In ensuing years, the three deer were joined by a angels, ice skaters, a star on the barn, a manger scene beneath a lean-to roof, carolers, Tiny Tim and Bob Cratchit from “A Christmas Carol,” a horse drawn-sleigh salvaged from a barn pulled by a cutout horse, Rudolf the Red-Nosed Reindeer and many others. Over the years, more twinkling lights, back lighting, flood lights and even piped-in music were added.
“Our basement looks like Santa’s workshop for several week preceding each Christmas,” Dorothy wrote in her essay. “There are trial and error methods employed, a few arguments, but a lot of fun connected with our hobby; like the time I got the paint too heavy on the little boy caroler’s face and his nose dripped all evening …”
Mostly, though, Dorothy wrote, “there is the rewarding satisfaction when we realize how much people appreciate and enjoy our hobby. … Once our daughter brought a girl friend with her to spend the holidays with us. They decided to count the cars going by. They stopped counting (at) 259 cars in a two-hour period. This traffic continues for three weeks. Some people tell us that they come back four and five times during a season, saying they always see something they haven’t noticed before,” she added.
The day after Christmas in 1972, as the Reams wrapped up the 33rd year of the front-yard display, Harry told The Lima News the display took up about a half-acre of their 108-acre farm. “Mounting the display is a long and hard but rewarding task, according to Ream. The pieces are unpacked weeks in advance of the season and Ream is assisted by his son, Richard, who is also a carpenter and works his parents’ farm,” the News wrote.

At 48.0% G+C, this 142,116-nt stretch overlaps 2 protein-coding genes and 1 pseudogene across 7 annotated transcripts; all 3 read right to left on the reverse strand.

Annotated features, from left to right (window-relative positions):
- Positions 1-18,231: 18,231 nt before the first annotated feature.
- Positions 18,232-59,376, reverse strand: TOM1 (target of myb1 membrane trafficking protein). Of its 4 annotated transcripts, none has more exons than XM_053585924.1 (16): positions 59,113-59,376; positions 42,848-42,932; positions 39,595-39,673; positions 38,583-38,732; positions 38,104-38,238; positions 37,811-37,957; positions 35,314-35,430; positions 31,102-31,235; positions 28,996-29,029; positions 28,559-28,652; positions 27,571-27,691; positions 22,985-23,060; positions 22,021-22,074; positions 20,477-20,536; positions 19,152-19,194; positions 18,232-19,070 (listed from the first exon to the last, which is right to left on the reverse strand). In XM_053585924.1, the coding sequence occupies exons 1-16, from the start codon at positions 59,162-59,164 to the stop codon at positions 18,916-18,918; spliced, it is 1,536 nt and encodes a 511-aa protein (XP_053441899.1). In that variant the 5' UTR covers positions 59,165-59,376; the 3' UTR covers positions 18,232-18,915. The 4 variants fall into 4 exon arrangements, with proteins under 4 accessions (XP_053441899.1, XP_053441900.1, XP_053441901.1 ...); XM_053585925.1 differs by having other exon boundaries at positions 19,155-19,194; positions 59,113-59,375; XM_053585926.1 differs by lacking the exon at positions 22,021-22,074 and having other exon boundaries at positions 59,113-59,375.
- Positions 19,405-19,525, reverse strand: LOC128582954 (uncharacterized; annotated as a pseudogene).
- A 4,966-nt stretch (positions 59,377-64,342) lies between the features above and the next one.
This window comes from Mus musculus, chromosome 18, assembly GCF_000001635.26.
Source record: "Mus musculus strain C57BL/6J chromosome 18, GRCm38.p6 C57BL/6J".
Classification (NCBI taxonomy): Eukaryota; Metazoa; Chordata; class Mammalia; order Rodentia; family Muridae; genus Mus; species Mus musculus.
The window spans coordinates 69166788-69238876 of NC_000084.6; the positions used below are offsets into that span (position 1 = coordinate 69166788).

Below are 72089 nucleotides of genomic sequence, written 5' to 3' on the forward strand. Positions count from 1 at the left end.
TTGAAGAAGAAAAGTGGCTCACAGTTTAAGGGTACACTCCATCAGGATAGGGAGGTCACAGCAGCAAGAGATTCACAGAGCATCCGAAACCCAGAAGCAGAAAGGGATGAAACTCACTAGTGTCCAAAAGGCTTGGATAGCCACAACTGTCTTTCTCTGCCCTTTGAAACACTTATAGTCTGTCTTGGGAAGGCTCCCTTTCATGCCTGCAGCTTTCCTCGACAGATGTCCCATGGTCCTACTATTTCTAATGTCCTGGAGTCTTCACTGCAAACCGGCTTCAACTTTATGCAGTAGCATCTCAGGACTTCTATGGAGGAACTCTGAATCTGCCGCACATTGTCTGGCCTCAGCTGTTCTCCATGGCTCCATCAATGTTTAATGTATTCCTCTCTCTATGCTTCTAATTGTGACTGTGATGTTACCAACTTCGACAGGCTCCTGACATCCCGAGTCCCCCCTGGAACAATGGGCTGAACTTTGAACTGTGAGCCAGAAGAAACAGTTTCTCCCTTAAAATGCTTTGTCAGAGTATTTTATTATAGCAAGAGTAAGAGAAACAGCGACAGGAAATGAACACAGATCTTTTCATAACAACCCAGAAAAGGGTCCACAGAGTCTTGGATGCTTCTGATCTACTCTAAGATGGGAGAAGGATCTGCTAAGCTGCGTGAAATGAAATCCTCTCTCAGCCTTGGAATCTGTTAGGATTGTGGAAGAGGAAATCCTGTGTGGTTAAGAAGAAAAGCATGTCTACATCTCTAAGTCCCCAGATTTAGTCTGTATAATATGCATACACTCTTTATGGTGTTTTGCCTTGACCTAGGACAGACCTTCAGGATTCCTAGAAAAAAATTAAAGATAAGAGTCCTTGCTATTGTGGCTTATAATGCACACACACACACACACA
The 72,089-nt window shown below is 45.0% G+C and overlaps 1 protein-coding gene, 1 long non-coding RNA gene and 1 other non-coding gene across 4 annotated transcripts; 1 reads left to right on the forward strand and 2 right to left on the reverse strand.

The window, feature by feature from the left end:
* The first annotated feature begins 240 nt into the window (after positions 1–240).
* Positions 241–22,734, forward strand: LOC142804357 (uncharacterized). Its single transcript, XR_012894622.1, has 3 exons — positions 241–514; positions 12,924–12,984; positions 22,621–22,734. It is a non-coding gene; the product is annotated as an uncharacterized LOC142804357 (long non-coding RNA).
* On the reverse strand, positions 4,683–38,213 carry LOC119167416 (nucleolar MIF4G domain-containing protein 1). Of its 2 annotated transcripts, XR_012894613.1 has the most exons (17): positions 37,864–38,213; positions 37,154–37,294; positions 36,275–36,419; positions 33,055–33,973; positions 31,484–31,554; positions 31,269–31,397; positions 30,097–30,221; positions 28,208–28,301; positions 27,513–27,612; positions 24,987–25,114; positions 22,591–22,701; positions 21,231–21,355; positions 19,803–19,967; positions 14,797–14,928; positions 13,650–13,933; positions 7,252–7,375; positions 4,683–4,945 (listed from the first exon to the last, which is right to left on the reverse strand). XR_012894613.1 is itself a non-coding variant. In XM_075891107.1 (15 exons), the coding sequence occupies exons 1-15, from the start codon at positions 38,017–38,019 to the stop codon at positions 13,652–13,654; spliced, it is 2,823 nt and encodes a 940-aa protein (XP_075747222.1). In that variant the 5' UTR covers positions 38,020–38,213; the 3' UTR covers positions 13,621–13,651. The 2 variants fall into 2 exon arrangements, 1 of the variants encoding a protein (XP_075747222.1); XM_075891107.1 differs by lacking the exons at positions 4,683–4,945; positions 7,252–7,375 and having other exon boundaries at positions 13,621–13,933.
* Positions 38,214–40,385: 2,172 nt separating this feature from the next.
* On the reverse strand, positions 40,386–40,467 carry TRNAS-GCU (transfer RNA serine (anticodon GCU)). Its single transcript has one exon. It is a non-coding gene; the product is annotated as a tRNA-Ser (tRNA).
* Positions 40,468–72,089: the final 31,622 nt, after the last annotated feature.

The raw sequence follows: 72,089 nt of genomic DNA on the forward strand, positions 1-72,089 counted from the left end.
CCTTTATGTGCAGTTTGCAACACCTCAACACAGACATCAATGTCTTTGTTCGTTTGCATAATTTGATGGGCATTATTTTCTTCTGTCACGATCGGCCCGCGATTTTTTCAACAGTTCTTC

In her English essay, Dorothy concluded, “Yes, our hobby has almost reached the point of becoming an obligation, but what better way is there to say, ‘Merry Christmas,’ to so many people.”
Dorothy Ream died on April 27, 1984, at the age of 74. Her obituary in The Lima News noted she was a graduate of Bluffton College, had also attended Ohio Northern University and had taught sixth grade and art at Cory-Rawson schools for 26 years. “She and her husband were known throughout the area for the annual Christmas displays on their Orange Township farm.”
The year after his wife’s death, Harry Ream donated the 168 pieces and nearly 7,000 Christmas lights to Bluffton. “This is the first year since 1939 that the display will not be shown in the Ream front yard in rural Jenera,” the Bluffton News wrote in November 1986.
In 1999, Harry Ream was the parade grand marshal and flipped the switch to light up the 13th annual Blaze of Lights. He died Jan. 12, 2003. “For 17 years, the Blaze of Lights has been a community tradition that began with the true spirit of Christmas,” The Lima News wrote. “Harry Ream’s belief of giving rather than receiving led to the creation of the festival that gave so many people so much joy.”
Reach Greg Hoersten at firstname.lastname@example.org.